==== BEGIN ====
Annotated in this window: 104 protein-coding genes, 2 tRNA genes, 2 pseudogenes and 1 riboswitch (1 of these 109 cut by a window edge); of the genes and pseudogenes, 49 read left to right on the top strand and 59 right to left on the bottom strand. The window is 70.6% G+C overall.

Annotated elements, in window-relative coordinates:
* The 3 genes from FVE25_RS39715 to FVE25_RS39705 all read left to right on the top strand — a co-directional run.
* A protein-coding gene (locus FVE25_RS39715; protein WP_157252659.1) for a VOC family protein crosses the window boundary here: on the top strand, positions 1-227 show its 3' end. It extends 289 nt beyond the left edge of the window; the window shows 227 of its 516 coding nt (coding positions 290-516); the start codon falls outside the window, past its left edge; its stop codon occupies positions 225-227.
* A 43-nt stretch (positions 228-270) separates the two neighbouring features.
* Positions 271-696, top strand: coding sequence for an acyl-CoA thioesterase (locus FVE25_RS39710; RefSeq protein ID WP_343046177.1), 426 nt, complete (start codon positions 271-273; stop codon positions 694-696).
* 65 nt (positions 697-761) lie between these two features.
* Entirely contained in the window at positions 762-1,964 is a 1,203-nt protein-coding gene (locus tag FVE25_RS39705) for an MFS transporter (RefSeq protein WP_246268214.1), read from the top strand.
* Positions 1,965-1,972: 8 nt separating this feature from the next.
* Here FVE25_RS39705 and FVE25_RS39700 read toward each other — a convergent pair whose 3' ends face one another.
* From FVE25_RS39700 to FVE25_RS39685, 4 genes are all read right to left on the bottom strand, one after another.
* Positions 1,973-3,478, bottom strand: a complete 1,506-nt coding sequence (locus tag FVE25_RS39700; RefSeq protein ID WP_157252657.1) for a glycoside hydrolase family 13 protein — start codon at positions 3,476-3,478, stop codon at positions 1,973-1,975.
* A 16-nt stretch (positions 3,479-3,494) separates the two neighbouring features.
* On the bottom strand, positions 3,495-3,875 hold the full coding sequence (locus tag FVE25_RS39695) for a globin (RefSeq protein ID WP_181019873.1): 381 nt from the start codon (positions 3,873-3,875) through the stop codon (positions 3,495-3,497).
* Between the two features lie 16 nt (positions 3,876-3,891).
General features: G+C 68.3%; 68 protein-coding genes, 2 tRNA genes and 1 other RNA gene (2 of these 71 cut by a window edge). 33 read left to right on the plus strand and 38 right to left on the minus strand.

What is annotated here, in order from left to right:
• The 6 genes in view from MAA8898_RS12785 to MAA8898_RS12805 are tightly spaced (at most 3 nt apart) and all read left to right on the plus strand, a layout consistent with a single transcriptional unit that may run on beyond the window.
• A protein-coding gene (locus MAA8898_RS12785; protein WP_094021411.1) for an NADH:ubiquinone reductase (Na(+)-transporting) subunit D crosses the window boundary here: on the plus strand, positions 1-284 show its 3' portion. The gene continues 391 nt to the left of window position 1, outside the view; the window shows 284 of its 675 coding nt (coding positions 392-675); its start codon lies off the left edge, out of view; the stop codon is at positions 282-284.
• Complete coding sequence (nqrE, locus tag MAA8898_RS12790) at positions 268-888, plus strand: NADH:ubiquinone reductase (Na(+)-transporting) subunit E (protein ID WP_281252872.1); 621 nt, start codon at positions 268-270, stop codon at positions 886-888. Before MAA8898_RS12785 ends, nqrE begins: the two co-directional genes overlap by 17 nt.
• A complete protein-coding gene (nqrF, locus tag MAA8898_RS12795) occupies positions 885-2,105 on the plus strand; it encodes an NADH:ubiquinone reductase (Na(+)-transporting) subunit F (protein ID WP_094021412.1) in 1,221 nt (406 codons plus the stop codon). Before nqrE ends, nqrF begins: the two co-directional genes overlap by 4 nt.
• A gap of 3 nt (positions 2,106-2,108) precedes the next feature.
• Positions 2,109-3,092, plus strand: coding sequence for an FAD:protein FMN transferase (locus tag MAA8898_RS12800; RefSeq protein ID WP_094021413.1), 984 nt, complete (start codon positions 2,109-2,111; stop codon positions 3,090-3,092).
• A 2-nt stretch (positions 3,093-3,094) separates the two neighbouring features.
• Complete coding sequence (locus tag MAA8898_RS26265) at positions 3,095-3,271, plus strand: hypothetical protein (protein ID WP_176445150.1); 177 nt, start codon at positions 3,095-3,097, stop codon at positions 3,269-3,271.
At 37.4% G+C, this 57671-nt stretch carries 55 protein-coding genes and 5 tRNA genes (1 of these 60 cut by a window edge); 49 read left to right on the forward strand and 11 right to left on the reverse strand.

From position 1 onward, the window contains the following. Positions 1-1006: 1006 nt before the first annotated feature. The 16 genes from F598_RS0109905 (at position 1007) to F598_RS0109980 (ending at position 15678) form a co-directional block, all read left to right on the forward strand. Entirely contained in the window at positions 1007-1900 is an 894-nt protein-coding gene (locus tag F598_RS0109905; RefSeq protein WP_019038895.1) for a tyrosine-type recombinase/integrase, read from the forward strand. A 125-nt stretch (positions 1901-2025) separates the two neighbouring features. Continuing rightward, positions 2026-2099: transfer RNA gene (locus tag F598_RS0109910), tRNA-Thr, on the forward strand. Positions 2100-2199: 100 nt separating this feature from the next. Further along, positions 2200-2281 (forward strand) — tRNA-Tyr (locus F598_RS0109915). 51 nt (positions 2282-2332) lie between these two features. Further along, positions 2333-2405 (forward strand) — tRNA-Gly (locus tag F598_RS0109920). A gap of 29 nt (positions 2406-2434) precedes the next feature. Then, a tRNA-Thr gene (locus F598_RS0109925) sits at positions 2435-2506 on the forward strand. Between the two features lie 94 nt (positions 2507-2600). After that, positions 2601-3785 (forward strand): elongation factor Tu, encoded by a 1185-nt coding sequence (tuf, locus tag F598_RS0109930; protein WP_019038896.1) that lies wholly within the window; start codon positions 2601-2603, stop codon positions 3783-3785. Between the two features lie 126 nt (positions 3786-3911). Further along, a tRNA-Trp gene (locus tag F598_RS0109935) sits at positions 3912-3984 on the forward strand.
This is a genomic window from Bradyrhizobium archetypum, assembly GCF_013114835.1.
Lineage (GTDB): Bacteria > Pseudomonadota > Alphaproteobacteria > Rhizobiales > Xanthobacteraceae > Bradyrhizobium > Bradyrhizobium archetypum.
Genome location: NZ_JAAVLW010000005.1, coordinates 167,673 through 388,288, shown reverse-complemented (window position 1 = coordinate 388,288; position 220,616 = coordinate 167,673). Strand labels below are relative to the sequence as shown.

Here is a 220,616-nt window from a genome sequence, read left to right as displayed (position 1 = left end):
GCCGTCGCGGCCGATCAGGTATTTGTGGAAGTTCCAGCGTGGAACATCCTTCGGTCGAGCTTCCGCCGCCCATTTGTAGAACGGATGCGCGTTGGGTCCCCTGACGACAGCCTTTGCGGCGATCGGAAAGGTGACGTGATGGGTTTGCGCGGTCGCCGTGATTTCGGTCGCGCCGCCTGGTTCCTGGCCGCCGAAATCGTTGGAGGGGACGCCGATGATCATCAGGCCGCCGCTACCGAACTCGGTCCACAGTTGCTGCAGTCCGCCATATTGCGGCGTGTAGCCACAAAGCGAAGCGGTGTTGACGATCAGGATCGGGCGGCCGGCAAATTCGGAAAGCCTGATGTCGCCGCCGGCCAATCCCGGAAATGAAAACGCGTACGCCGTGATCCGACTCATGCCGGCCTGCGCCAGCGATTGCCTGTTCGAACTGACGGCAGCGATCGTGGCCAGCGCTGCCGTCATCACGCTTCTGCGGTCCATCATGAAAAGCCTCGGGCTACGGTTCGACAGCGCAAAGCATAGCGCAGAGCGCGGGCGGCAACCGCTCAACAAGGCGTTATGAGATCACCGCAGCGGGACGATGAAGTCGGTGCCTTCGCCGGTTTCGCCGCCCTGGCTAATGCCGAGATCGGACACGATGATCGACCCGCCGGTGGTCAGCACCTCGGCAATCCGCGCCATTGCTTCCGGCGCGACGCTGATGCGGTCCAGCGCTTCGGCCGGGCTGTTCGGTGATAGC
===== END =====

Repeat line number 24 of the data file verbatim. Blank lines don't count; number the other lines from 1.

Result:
• A 2-nt stretch (positions 3,093-3,094) separates the two neighbouring features.